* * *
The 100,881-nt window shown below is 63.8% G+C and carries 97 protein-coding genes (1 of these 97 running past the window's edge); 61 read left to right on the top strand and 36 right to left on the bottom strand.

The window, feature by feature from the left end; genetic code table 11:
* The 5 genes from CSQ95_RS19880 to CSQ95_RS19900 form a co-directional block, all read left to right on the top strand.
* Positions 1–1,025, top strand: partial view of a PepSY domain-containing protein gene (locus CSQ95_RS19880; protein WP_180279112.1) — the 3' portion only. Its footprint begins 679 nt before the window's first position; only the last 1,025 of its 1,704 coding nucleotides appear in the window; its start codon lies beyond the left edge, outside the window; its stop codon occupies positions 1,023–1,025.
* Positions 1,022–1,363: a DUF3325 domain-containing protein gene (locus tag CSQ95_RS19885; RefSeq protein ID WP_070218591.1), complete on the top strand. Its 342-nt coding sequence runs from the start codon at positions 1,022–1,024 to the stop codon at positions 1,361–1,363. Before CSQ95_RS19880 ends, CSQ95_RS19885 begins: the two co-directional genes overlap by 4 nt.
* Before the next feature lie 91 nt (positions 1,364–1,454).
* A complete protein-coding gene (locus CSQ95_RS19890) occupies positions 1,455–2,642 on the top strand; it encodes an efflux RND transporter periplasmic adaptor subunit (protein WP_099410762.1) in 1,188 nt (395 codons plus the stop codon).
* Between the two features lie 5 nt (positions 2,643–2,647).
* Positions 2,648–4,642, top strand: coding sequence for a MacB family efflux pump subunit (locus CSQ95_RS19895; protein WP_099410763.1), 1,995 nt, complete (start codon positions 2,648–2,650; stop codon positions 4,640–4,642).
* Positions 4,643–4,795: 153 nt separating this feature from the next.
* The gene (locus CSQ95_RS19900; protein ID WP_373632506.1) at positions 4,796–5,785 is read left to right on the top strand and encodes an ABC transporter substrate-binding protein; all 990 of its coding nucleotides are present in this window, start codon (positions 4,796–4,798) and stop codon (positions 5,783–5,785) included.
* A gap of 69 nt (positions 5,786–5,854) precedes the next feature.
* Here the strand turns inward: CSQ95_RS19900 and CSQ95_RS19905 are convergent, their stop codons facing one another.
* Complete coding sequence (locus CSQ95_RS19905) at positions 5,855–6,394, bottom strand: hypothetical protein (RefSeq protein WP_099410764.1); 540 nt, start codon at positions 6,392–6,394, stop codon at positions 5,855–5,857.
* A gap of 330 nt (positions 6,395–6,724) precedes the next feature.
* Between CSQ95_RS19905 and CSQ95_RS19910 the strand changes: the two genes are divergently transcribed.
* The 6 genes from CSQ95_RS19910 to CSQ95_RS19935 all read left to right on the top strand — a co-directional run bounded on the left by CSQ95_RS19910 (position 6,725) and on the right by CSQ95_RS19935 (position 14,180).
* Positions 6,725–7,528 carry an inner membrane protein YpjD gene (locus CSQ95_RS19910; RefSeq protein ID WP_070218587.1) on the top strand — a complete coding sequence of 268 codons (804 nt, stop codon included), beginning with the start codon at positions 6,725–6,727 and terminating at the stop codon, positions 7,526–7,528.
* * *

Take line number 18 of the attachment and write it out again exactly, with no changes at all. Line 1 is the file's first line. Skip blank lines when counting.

* Positions 6,725–7,528 carry an inner membrane protein YpjD gene (locus CSQ95_RS19910; RefSeq protein ID WP_070218587.1) on the top strand — a complete coding sequence of 268 codons (804 nt, stop codon included), beginning with the start codon at positions 6,725–6,727 and terminating at the stop codon, positions 7,526–7,528.